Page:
Later On

A blog written for those whose interests more or less match mine.

Bailout oversight: MIA

with one comment

This reminds me very much of Jerry Bremer’s tenure in Baghdad, when he lost literally skids of money: bundled billions lost forever, gone who knows where? Those Republicans just don’t care about money. And the Democratic Congress is ineffectual and quivering with cowardice. And now this:

Remember back in September when Congress blocked the Bush administration’s initial effort to ram through a bailout bill that would have given Treasury Secretary Hank Paulson virtually unlimited authority to spend $700 billion however he saw fit?

Among the measures that Congressional Democrats successfully held out for — against the wishes of the White House — were meaningful oversight mechanisms that would allow Congress and others to track what the Treasury Department is doing with all that money.

That seemed like a victory for taxpayers at the time. But now, over two months later, we’ve learned a bit about what those oversight mechanisms have been able to provide. And there’s real reason to question whether in fact they were designed adequately for the task in the first place.

“It’s a mess,” Eric M. Thorson, the Treasury Department’s inspector general, told the Washington Post last month. “I don’t think anyone understands right now how we’re going to do proper oversight of this thing.”

Perhaps the single biggest obstacle to adequate oversight of Treasury is how little oversight Treasury itself is exercising over the bailout funds, whether through indifference or an inability to hire qualified staff. In the first report issued by the Congressional Oversight Panel (COP) — the main oversight mechanism that Congress fought to include in the bailout bill, over Paulson’s objections — the authors made clear that they were concerned about Treasury’s lack of tracking mechanisms: “Treasury cannot simply trust that the financial institutions will act in the desired ways; it must verify.” But COP also suggested that it was prevented from going further by the fact that Treasury wasn’t keeping extensive enough records of its allocation of funds to be able to provide much more information.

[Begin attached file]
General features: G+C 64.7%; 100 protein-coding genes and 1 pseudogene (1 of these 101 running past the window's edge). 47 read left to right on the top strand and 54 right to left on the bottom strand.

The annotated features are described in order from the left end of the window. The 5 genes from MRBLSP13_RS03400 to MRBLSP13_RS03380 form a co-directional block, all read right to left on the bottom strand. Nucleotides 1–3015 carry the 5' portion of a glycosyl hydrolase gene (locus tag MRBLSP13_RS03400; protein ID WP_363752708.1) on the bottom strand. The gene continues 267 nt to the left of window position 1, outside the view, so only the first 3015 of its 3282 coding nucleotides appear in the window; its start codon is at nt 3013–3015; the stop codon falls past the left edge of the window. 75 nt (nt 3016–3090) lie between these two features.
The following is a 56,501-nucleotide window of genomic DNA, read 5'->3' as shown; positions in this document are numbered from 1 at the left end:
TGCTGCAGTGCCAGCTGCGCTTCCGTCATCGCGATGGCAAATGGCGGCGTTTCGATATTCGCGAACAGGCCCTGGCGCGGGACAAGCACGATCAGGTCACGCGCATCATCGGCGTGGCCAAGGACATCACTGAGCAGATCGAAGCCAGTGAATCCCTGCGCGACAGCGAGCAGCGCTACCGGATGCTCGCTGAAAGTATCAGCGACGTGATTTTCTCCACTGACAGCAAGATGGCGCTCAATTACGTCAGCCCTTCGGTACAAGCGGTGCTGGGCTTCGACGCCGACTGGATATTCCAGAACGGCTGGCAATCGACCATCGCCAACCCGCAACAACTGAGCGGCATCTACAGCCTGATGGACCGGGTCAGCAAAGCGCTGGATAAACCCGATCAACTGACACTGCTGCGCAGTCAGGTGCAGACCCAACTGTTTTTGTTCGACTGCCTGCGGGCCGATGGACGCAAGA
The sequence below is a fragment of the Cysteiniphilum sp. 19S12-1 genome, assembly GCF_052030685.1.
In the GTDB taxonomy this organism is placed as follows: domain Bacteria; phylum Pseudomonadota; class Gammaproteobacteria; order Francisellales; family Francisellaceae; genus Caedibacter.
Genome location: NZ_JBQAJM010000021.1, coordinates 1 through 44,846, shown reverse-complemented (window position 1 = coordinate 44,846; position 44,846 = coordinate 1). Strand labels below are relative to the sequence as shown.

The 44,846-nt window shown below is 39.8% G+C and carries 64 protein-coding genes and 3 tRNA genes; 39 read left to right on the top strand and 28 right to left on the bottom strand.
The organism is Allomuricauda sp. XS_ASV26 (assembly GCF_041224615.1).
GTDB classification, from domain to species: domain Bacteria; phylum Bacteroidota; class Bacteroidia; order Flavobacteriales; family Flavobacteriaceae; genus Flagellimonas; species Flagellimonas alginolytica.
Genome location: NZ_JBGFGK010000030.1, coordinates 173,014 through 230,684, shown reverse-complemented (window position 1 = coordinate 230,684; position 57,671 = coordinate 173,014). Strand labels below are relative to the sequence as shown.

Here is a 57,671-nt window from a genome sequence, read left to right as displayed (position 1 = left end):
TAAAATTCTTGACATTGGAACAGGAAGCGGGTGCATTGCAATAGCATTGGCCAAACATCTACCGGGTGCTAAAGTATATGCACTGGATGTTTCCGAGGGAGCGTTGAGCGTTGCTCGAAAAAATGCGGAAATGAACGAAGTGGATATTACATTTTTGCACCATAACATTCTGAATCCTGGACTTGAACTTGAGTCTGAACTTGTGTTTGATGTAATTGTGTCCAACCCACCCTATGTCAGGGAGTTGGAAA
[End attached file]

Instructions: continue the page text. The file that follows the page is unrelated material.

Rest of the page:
A different overseer, the Government Accountability Office — which functions as the investigative arm of Congress — drew similar, albeit somewhat firmer, conclusions about Treasury’s handling of the bailout money. Its preliminary report last week found a litany of problems, perhaps most fundamentally that there were no procedures to ensure that bailout funds are used as intended.

Just as important, the system of oversight doesn’t appear to …

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Written by LeisureGuy

12 December 2008 at 9:47 am

One Response

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  1. DO THE PEOLPE WHO ARE BEING BAILED OUT HAVE TO GET CRIMINAL BACKGROUND CHECKS, LIKE ORDINARY AMERICANS WHO ASK FOR LOANS OR HELP FROM THE GOVERMENT WHO ARE DENIED. I WAS DENIED HOUSING AND JOBS FOR A FELONY AND AM DISABLED . SOME OF THEM MIGHT HAVE, WHICH WOULD MEAN THAT THERE ARE DOUBLE STANDARDS NOW THAT’S NOT RIGHT .WHO DO I ADDRESS ABOUT THIS MATTER ? ALL OF US OR NONE OF US ?

    AREWESTILLPREDJUDICE

    18 December 2008 at 7:30 pm


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